(Learn about 4 Key Standards That Apply to High-Visibility Clothing)
Construction work is carried out in all types of weather, from pleasantly warm days to downpours and extreme heat. No worker should have to suffer through those weather conditions without equipment designed to handle them.
On hot days, workers should not be burdened with more PPE than they need. Employers must give them all the essential protection to do their jobs safely, but adding too much bulky or heavy equipment can cause them to sweat and physically exert themselves more, both of which will increase their risk of dehydration and heat stress. When a lighter, more breathable option is available, consider having it on hand for days when the heat is overbearing.
Conversely, there might be times when the working environment is uncomfortably cold. Workers should be able to cover up, wear layers, and don winter gear if needed. It's important to ensure that any high-visibility or flame-resistant clothing they may need can be worn over their warm clothing; otherwise, they will be tempted to cover it up to stay warm, which will negate the safety properties of those items.
Rain is also inevitable. Every worker needs to have rainwear they can wear on the job. To meet safety requirements, this rainwear may need to be flame-resistant, have high-visibility elements, or not interfere with the use of other protective equipment.
(Find out Why Your Rainwear Might Need Flame Resistance)
Construction involves the use of numerous combustible and flammable substances. This, combined with the need for welding and other tasks that can produce sparks or high heat, makes fire protection an essential consideration for any PPE program.
Flame resistant clothing and other safety gear made with flame-retardant materials can protect the wearer from burns and prevent the clothing from igniting, thereby limiting the extent of the injuries.
Chemicals and Corrosive Materials
Eye and skin protection is critical when handling corrosive solvents or harmful chemicals on the job site.
Safety glasses are typically sufficient to protect from chemical splashes. With particularly harmful chemicals, however, it may be necessary to provide workers with safety goggles.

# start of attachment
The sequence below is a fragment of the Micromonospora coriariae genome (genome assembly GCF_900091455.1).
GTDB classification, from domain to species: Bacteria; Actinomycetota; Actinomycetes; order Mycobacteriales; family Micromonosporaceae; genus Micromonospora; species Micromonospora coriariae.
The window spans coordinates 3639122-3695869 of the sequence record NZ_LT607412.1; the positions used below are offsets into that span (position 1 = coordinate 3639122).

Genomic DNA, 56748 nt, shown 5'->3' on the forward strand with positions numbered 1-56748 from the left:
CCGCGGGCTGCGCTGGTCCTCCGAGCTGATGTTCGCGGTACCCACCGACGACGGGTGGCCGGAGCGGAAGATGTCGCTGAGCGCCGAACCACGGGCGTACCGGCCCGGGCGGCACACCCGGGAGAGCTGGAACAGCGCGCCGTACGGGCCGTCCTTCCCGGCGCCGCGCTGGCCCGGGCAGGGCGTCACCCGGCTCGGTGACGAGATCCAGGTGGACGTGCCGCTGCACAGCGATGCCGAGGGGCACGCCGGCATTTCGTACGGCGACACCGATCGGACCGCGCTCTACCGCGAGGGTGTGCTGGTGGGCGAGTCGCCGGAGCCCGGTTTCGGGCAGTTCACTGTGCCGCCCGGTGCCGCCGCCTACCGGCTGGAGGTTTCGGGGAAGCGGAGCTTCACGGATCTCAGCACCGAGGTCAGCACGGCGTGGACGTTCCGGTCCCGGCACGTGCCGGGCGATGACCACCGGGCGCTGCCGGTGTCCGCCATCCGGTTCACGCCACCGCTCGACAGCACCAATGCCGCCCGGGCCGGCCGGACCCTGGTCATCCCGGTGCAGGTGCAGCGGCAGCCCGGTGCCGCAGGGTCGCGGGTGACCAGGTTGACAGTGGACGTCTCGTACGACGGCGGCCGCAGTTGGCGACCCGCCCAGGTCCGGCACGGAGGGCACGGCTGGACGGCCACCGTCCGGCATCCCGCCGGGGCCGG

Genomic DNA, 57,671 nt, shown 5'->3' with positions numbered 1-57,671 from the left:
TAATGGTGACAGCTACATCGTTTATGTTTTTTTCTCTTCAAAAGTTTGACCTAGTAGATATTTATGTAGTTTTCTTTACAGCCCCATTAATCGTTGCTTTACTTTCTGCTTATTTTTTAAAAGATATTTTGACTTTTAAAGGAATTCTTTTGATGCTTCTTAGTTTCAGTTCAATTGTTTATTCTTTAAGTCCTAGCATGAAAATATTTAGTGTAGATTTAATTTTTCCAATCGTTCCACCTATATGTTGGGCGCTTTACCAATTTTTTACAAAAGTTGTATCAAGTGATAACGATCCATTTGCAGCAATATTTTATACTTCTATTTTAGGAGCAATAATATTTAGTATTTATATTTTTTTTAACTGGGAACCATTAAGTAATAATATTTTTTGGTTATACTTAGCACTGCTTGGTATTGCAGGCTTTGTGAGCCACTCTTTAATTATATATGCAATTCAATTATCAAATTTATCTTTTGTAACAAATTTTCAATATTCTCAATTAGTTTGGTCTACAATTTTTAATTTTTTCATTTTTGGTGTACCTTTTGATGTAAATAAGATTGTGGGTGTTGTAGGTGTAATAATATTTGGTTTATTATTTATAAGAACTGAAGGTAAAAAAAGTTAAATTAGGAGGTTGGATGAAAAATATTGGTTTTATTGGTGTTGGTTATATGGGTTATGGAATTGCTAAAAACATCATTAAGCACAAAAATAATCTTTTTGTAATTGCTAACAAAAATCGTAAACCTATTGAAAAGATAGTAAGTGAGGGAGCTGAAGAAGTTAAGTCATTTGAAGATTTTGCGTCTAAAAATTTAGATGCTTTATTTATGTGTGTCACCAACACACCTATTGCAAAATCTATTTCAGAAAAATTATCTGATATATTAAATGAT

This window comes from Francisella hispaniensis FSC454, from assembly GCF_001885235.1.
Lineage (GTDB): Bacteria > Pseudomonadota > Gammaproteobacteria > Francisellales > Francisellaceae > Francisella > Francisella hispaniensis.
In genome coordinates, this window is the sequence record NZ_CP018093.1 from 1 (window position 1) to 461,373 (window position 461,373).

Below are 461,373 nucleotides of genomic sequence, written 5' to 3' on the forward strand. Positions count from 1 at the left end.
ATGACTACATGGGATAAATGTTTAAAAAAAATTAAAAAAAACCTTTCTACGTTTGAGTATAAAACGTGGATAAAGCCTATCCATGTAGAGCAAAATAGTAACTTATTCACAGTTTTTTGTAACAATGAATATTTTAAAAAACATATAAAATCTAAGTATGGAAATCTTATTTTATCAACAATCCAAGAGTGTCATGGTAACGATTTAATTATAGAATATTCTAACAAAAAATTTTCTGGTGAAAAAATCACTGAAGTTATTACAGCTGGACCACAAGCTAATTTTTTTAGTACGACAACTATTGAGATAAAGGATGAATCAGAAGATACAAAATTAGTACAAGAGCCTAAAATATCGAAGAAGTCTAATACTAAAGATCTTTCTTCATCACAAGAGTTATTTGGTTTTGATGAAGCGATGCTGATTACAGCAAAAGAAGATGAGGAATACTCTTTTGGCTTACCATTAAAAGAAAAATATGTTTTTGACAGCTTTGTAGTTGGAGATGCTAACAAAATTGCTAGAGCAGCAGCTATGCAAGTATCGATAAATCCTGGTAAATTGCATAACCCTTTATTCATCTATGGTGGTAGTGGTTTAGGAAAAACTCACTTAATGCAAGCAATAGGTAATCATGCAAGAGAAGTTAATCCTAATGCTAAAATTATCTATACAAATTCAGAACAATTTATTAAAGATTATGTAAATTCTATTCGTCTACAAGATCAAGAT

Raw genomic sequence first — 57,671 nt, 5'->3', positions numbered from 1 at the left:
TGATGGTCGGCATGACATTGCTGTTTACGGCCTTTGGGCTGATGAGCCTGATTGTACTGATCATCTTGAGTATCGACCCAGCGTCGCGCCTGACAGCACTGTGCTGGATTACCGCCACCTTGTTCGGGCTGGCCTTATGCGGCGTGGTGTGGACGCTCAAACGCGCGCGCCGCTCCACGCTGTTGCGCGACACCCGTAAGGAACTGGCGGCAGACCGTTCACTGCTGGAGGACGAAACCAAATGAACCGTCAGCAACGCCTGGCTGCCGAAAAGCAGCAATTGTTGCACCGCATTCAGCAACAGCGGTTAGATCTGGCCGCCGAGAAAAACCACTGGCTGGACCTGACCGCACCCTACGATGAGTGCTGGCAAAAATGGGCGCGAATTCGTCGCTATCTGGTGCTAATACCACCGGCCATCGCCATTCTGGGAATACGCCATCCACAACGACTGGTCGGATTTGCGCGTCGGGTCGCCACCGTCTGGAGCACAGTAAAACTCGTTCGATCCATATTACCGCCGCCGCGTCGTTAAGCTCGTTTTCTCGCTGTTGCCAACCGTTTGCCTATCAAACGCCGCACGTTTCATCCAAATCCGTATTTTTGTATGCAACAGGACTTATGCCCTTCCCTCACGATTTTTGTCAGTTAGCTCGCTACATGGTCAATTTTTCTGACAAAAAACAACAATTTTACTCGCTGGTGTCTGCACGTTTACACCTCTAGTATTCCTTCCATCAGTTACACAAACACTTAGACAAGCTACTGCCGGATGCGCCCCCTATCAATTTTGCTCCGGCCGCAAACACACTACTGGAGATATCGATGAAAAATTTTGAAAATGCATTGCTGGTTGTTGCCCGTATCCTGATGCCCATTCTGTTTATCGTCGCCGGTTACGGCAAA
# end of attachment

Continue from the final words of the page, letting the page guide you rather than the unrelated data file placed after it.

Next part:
Depending on the type of chemical used and its strength, workers may be able to use latex gloves or might need to wear heavy duty chemical resistant gloves.
Interactions with the Public
Many construction jobs are done on closed sites. However, some projects need to be done in public spaces, often with a lot of foot traffic around – such as renovating a shopping mall while it remains open and operational.
Construction workers in these situations will need ways to prevent members of the public from encroaching on their workspace or putting themselves (and the workers) in harm's way. This is accomplished mainly through signage, barricades, and caution tape. For PPE, the main consideration is making workers easily identifiable. High-visibility clothing is a great way to accomplish this. Not only does it help construction workers stand out and helps drivers see them at a distance, but it also clearly signals to passerbys that they are at work and engaged in difficult and risky tasks.
Construction work carries many inherent risks. The heavy equipment, outdoor setting, and fast-paced working environment bring a number of hazards with them. Mitigating these is an employer's responsibility, and that includes providing every worker with adequate PPE to ensure that each worker is protected, visible, and able to work safely.